The analysis of an offeror’s past performance is sometimes a crucial part of an agency’s evaluation of proposals. And an agency’s evaluation of past performance is ordinarily a matter of agency discretion.
Though broad, this discretion is not unlimited. An agency’s past performance evaluation must be consistent with the solicitation’s evaluation criteria. GAO recently reaffirmed this rule, by sustaining a protest challenging an agency’s departure from its own definition of relevant past performance.
An agency’s attempt to order under a Federal Supply Schedule blanket purchase agreement was improper because the order exceeded the scope of the underlying BPA.
In a recent bid protest decision, GAO held that the agency had erred by attempting to issue a sole-source delivery order for cloud-based email service when the underlying BPA did not envision cloud services.
An agency was entitled to cancel a solicitation when its needs changed–even though the anticipated changes in its needs “might be characterized as minimal.”
In a recent bid protest decision, the GAO confirmed that a procuring agency has broad discretion to cancel a solicitation when the agency’s anticipated needs change, and that discretion extends to cases in which the agency’s changed needs could be addressed by amending the existing solicitation.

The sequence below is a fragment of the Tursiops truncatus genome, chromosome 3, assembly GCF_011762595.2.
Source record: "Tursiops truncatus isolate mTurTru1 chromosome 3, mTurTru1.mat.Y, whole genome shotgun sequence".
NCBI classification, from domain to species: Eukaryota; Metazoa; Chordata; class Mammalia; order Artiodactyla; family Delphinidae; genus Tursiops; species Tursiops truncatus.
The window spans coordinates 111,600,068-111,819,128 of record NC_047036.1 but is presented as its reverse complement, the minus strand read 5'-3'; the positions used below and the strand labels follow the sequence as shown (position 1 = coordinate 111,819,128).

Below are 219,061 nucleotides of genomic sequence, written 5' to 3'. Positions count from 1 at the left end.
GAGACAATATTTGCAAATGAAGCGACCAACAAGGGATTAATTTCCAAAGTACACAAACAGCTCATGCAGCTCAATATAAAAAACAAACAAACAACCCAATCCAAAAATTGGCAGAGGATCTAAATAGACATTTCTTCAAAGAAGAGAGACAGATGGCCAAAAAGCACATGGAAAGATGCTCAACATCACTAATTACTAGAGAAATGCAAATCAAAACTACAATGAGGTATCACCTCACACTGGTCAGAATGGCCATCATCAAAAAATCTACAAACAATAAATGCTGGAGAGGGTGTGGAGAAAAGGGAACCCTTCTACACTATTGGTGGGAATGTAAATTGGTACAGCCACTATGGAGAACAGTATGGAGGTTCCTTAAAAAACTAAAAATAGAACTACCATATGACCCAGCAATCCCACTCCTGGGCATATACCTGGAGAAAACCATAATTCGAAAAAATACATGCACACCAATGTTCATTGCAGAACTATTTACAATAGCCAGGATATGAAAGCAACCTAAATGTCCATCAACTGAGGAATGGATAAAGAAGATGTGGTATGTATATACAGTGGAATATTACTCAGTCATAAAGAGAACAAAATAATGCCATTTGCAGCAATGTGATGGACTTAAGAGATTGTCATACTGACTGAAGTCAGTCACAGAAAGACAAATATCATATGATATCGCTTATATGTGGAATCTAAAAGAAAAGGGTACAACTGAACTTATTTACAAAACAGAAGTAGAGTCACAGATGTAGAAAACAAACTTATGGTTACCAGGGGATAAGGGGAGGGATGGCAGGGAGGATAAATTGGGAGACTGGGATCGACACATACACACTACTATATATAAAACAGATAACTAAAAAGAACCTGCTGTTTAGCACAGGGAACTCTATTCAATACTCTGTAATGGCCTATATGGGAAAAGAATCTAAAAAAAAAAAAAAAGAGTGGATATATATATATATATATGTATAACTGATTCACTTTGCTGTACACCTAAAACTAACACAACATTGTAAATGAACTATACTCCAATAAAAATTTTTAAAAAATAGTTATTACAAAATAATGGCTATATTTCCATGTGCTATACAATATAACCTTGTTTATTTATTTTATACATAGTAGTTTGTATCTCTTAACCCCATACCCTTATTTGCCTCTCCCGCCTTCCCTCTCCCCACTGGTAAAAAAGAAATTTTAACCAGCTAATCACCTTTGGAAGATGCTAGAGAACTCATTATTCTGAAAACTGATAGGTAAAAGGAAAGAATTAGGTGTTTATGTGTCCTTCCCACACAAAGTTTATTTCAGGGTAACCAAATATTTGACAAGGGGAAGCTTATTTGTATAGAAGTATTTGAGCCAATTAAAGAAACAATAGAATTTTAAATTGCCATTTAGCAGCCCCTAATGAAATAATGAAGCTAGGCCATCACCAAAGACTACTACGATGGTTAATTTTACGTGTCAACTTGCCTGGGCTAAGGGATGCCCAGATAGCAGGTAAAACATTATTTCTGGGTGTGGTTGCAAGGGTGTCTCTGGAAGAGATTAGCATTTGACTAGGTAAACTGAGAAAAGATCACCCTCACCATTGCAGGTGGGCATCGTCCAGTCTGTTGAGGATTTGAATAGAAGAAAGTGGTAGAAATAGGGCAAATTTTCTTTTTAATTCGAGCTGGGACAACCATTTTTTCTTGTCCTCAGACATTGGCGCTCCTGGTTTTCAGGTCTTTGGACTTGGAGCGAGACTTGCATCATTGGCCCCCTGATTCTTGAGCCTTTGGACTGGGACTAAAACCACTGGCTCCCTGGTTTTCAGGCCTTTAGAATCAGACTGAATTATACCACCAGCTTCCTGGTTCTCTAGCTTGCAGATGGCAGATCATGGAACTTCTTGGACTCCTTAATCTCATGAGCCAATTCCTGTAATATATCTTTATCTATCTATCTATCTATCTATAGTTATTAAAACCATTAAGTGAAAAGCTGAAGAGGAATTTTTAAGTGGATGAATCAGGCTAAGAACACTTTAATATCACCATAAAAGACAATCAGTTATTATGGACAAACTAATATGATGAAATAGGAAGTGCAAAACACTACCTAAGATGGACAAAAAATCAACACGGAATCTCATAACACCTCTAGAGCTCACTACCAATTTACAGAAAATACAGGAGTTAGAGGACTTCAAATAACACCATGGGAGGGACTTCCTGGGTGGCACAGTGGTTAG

An agency ordinarily is not required to perform calculations to determine whether an offeror’s proposal complies with a solicitation’s requirements, according to the GAO.
In a recent bid protest decision, the GAO rejected the protester’s argument that, in determining whether the proposal satisfied certain requirements, the agency should have used the information in the proposal to perform certain calculations. Continue reading
An offeror’s proposal must conform to all technical requirements of an agency’s solicitation–even if the offeror believes those requirements to differ from standard industry practice.
In a recent bid protest decision, the GAO held that an agency appropriately rated an offeror’s proposal as technically unacceptable because the offeror failed to conform to certain material solicitation requirements; the offeror’s insistence that those requirements varied from standard industry practice was irrelevant.
Ordinarily, whether an offeror’s proposed personnel actually perform under a contract is a non-protestable matter of contract administration. But GAO will consider the issue when an offeror proposes personnel that it did not have a reasonable basis to expect to provide during contract performance in order to obtain a more favorable evaluation. Such a “bait and switch” amounts to a material misrepresentation that undermines the integrity of the procurement and evaluation.
That’s exactly what happened in a recent protest, where the GAO disqualified the awardee from competition after determining that its proposal misrepresented the incumbent employees’ availability to continue working under the contract.
GAO sustained a protest recently where an agency had given higher past performance scores to a proposal with two relevant examples of past performance than a proposal with five relevant examples.
In Patricio Enterprises, Inc., B-412740 et al. (Comp. Gen. May 26, 2016), GAO said that an agency cannot mechanically apply an evaluation formula that produces an unreasonable result, such as allowing a proposal with fewer examples of relevant past performance to somehow earn a higher score than a proposal with more examples.